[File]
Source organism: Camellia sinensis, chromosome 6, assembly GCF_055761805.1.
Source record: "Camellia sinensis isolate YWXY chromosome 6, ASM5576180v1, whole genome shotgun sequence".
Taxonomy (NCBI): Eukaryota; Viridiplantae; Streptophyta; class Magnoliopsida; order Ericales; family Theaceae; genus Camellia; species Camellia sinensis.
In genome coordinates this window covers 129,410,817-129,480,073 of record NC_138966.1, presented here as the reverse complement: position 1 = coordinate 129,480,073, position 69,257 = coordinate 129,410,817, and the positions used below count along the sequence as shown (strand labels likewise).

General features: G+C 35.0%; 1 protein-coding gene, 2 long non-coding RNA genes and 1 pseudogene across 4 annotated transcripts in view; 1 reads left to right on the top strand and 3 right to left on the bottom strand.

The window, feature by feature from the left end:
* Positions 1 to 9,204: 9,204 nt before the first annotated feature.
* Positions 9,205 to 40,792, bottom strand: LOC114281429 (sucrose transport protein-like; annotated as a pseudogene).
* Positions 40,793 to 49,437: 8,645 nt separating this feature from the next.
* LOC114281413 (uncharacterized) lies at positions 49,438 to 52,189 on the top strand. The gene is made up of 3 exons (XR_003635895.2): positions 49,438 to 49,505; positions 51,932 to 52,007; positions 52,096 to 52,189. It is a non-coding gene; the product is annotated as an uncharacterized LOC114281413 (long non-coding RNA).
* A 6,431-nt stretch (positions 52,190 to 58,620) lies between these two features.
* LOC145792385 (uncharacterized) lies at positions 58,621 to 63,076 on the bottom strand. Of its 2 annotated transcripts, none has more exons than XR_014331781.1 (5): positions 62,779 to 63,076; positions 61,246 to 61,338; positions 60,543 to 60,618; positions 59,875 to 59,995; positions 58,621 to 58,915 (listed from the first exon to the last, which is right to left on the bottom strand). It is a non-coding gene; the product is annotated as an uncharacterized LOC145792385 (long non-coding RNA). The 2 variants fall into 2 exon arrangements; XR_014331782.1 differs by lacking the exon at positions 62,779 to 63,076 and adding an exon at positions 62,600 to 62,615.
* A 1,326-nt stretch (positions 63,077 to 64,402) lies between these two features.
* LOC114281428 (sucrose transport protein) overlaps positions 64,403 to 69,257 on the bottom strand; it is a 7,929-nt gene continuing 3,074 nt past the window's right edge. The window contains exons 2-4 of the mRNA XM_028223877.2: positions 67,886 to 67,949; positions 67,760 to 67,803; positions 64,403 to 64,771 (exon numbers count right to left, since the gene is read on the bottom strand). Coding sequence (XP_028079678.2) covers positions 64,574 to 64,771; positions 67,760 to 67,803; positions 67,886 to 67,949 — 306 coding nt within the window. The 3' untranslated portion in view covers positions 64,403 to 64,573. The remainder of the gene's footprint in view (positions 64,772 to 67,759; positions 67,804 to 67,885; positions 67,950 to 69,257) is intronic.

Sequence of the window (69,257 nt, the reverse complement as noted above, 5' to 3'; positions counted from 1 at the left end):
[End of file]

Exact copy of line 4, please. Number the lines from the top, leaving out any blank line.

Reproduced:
In genome coordinates this window covers 129,410,817-129,480,073 of record NC_138966.1, presented here as the reverse complement: position 1 = coordinate 129,480,073, position 69,257 = coordinate 129,410,817, and the positions used below count along the sequence as shown (strand labels likewise).